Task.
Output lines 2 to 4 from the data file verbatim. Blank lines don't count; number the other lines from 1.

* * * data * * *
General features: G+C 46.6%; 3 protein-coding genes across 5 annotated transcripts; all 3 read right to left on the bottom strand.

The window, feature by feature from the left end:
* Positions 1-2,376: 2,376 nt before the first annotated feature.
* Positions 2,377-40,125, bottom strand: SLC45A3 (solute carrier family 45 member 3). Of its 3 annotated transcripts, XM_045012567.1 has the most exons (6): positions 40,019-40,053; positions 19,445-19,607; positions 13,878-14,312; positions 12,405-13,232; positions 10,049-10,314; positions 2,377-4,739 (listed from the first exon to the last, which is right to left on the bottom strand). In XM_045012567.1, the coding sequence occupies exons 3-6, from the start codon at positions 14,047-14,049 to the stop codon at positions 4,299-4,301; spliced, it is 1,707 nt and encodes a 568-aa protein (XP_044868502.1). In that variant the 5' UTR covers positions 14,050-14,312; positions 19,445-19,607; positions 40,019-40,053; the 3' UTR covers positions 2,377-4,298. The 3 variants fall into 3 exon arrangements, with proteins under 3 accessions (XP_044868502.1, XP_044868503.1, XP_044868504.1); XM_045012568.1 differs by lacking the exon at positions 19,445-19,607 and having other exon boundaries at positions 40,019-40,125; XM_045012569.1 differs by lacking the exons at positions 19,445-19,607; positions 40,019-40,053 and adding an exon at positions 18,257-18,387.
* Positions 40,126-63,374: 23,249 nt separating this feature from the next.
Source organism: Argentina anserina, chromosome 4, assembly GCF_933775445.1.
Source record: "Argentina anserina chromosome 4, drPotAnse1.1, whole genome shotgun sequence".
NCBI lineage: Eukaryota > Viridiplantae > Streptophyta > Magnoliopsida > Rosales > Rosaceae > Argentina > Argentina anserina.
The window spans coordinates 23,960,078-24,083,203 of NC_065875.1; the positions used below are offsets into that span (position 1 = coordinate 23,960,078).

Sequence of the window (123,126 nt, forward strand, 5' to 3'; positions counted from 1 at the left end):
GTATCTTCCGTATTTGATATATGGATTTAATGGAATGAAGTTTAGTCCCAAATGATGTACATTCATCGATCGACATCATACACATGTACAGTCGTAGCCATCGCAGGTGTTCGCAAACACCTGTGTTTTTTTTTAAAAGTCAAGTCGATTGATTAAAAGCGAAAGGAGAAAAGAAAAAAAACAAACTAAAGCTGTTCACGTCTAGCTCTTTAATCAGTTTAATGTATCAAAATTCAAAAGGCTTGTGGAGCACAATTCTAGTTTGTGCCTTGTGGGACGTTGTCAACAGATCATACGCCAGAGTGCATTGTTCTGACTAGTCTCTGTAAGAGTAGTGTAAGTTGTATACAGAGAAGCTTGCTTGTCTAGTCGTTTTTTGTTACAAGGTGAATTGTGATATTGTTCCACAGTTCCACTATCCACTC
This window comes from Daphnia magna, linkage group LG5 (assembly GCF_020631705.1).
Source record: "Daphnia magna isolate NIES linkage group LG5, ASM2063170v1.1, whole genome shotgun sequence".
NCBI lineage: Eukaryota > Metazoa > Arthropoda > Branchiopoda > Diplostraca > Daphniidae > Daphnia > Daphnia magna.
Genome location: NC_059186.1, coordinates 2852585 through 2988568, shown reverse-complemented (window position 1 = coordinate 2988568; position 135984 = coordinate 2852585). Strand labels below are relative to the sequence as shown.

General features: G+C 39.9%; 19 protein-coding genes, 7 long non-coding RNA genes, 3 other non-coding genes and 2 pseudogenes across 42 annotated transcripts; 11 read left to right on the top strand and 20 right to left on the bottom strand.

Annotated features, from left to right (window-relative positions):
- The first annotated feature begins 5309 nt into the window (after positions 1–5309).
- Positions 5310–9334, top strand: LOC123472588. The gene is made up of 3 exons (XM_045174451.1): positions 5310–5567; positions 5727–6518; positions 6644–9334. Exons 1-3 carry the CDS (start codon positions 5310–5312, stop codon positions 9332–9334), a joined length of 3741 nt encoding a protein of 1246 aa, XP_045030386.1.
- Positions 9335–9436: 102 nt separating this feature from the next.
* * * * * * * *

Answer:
The window, feature by feature from the left end:
* Positions 1-2,376: 2,376 nt before the first annotated feature.
* Positions 2,377-40,125, bottom strand: SLC45A3 (solute carrier family 45 member 3). Of its 3 annotated transcripts, XM_045012567.1 has the most exons (6): positions 40,019-40,053; positions 19,445-19,607; positions 13,878-14,312; positions 12,405-13,232; positions 10,049-10,314; positions 2,377-4,739 (listed from the first exon to the last, which is right to left on the bottom strand). In XM_045012567.1, the coding sequence occupies exons 3-6, from the start codon at positions 14,047-14,049 to the stop codon at positions 4,299-4,301; spliced, it is 1,707 nt and encodes a 568-aa protein (XP_044868502.1). In that variant the 5' UTR covers positions 14,050-14,312; positions 19,445-19,607; positions 40,019-40,053; the 3' UTR covers positions 2,377-4,298. The 3 variants fall into 3 exon arrangements, with proteins under 3 accessions (XP_044868502.1, XP_044868503.1, XP_044868504.1); XM_045012568.1 differs by lacking the exon at positions 19,445-19,607 and having other exon boundaries at positions 40,019-40,125; XM_045012569.1 differs by lacking the exons at positions 19,445-19,607; positions 40,019-40,053 and adding an exon at positions 18,257-18,387.